Genre/Influences: Soundtrack, Electronic, ambient.
Format: Digital, CD.
Background/Info: During the past few years Belgian electro pioneer Jean-Marc Lederman is mainly focalizing his music upon imaginary Soundtrack compositions. This work is a fascinating concept about the drama of The Titanic sinking in 1912, but remains an inspiring theme for film directors, musicians, conspiracy theories, divers, treasure hunters ao. Jean-Marc Lederman worked around the mythic Titanic composing thirteen tracks, which were released one year ago.
Content: Jean-Marc Lederman’s concept started with the early beginning, the departure of the Titanic in Southampton (UK) on April, 10th, 1912. Samplings from that event are accentuating this beginning, which will have a fatale issue. Quite progressively he invites us to visit the different parts of the ‘indestructible’ ship from White Star Line. From the boiler room to the dancehall and the Captain’s quarter the sphere is progressively evolving till the crash with the iceberg. The music becomes more bombastic while you can hear S.O.S. Morse codes in the background. Industrial sound treatments have been injected to express the collision. And quite progressively while the Titanic is sinking the musician created new impressions from the lifeboats till the piano room. The album ends with an adaptation of the familiar folk song “Nearer My God To Thee”.
+ + + : Lederman is once again taking me by surprise, creating original concepts while transposing images into sound. This work is a pure soundtrack, which could be perfectly matched with original pictures and/or black & white reports from that time. He perfectly reproduces the atmosphere you can imagine on board of the Titanic till the very last moments. The work has something minimal and masterly reinforced by epic arrangements at the most important parts of the work. There also is an interesting and essential introduction in the booklet by Brooke R. Calder making a connection between this tragic accident and our world of today.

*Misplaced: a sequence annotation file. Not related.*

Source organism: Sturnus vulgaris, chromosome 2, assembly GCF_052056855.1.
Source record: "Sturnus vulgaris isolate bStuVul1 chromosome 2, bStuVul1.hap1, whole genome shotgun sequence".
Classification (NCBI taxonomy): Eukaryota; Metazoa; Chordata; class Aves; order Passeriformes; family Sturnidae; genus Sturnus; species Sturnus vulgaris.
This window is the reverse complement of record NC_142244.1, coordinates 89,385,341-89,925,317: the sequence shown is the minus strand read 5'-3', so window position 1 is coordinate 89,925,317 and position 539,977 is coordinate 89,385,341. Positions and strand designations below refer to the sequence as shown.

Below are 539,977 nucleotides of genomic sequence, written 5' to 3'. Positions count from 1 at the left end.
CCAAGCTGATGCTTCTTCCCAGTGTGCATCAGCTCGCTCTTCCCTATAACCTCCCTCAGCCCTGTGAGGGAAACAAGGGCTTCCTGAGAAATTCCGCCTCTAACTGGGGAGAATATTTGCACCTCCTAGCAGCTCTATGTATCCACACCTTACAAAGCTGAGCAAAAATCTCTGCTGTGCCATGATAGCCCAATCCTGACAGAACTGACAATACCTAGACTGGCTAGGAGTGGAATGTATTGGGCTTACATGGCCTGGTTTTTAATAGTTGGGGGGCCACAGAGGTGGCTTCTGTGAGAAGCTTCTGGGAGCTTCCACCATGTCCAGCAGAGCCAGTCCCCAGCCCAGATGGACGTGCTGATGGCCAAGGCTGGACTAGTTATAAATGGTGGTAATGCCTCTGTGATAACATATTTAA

– – – : I just regret the most dramatic passage of the work remains pretty short. It could have been a little bit more extended and empowered with extra Industrial sounds and/or crashes. That’s probably my fantasy and personal interpretation of the facts…
Conclusion: Jean-Marc Lederman created a fascinating sonic voyage getting us back to the tragedy of The Titanic.
Best songs: “Newfoundland, April 14 1912”, “Save Our Souls”, “The Captain’s Quarter”, “Nearer My God To Thee”.
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